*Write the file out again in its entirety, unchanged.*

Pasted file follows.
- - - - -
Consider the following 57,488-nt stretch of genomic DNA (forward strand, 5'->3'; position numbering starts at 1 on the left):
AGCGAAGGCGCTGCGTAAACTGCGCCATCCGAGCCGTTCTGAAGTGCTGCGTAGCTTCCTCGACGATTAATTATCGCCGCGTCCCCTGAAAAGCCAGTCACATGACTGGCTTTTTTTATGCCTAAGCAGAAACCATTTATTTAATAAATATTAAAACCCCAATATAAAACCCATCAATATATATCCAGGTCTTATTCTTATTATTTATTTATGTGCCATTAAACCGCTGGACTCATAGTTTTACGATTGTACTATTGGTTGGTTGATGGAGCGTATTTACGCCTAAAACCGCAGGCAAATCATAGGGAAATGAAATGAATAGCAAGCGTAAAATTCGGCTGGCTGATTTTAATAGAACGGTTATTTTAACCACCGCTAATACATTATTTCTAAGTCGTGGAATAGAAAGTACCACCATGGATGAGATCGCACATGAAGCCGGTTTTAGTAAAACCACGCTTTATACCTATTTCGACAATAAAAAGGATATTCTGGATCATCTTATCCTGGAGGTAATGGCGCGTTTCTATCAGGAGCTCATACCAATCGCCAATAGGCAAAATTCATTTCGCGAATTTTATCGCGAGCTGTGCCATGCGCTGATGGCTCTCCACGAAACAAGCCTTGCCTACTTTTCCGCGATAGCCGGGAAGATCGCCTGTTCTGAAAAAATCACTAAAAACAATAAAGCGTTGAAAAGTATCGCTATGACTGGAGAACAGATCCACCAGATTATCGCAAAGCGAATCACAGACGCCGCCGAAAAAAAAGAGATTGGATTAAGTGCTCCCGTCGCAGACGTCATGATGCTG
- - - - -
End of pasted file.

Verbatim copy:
Consider the following 57,488-nt stretch of genomic DNA (forward strand, 5'->3'; position numbering starts at 1 on the left):
AGCGAAGGCGCTGCGTAAACTGCGCCATCCGAGCCGTTCTGAAGTGCTGCGTAGCTTCCTCGACGATTAATTATCGCCGCGTCCCCTGAAAAGCCAGTCACATGACTGGCTTTTTTTATGCCTAAGCAGAAACCATTTATTTAATAAATATTAAAACCCCAATATAAAACCCATCAATATATATCCAGGTCTTATTCTTATTATTTATTTATGTGCCATTAAACCGCTGGACTCATAGTTTTACGATTGTACTATTGGTTGGTTGATGGAGCGTATTTACGCCTAAAACCGCAGGCAAATCATAGGGAAATGAAATGAATAGCAAGCGTAAAATTCGGCTGGCTGATTTTAATAGAACGGTTATTTTAACCACCGCTAATACATTATTTCTAAGTCGTGGAATAGAAAGTACCACCATGGATGAGATCGCACATGAAGCCGGTTTTAGTAAAACCACGCTTTATACCTATTTCGACAATAAAAAGGATATTCTGGATCATCTTATCCTGGAGGTAATGGCGCGTTTCTATCAGGAGCTCATACCAATCGCCAATAGGCAAAATTCATTTCGCGAATTTTATCGCGAGCTGTGCCATGCGCTGATGGCTCTCCACGAAACAAGCCTTGCCTACTTTTCCGCGATAGCCGGGAAGATCGCCTGTTCTGAAAAAATCACTAAAAACAATAAAGCGTTGAAAAGTATCGCTATGACTGGAGAACAGATCCACCAGATTATCGCAAAGCGAATCACAGACGCCGCCGAAAAAAAAGAGATTGGATTAAGTGCTCCCGTCGCAGACGTCATGATGCTG